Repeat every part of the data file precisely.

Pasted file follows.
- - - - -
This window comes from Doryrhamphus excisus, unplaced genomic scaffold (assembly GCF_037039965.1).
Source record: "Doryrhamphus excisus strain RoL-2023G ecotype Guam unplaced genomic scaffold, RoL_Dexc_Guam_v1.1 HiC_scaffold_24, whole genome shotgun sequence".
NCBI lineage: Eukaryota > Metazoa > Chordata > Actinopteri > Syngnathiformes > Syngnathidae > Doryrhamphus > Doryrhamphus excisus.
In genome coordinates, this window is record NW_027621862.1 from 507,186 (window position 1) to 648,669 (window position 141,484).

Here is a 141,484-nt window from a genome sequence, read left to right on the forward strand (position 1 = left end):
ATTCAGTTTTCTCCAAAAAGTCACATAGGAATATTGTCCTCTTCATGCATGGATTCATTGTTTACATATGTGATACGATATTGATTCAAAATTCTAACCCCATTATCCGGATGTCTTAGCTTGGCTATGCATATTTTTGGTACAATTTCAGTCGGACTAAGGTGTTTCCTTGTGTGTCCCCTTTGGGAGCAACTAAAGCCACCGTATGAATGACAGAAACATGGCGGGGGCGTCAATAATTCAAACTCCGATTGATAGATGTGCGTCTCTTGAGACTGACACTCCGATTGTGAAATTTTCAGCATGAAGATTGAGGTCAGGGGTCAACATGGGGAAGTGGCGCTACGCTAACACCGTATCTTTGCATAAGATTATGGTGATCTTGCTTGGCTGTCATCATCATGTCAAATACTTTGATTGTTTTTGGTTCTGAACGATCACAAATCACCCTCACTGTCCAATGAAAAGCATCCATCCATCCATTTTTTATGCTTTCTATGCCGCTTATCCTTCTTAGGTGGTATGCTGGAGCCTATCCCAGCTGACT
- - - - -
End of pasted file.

This window comes from Doryrhamphus excisus, unplaced genomic scaffold (assembly GCF_037039965.1).
Source record: "Doryrhamphus excisus strain RoL-2023G ecotype Guam unplaced genomic scaffold, RoL_Dexc_Guam_v1.1 HiC_scaffold_24, whole genome shotgun sequence".
NCBI lineage: Eukaryota > Metazoa > Chordata > Actinopteri > Syngnathiformes > Syngnathidae > Doryrhamphus > Doryrhamphus excisus.
In genome coordinates, this window is record NW_027621862.1 from 507,186 (window position 1) to 648,669 (window position 141,484).

Here is a 141,484-nt window from a genome sequence, read left to right on the forward strand (position 1 = left end):
ATTCAGTTTTCTCCAAAAAGTCACATAGGAATATTGTCCTCTTCATGCATGGATTCATTGTTTACATATGTGATACGATATTGATTCAAAATTCTAACCCCATTATCCGGATGTCTTAGCTTGGCTATGCATATTTTTGGTACAATTTCAGTCGGACTAAGGTGTTTCCTTGTGTGTCCCCTTTGGGAGCAACTAAAGCCACCGTATGAATGACAGAAACATGGCGGGGGCGTCAATAATTCAAACTCCGATTGATAGATGTGCGTCTCTTGAGACTGACACTCCGATTGTGAAATTTTCAGCATGAAGATTGAGGTCAGGGGTCAACATGGGGAAGTGGCGCTACGCTAACACCGTATCTTTGCATAAGATTATGGTGATCTTGCTTGGCTGTCATCATCATGTCAAATACTTTGATTGTTTTTGGTTCTGAACGATCACAAATCACCCTCACTGTCCAATGAAAAGCATCCATCCATCCATTTTTTATGCTTTCTATGCCGCTTATCCTTCTTAGGTGGTATGCTGGAGCCTATCCCAGCTGACT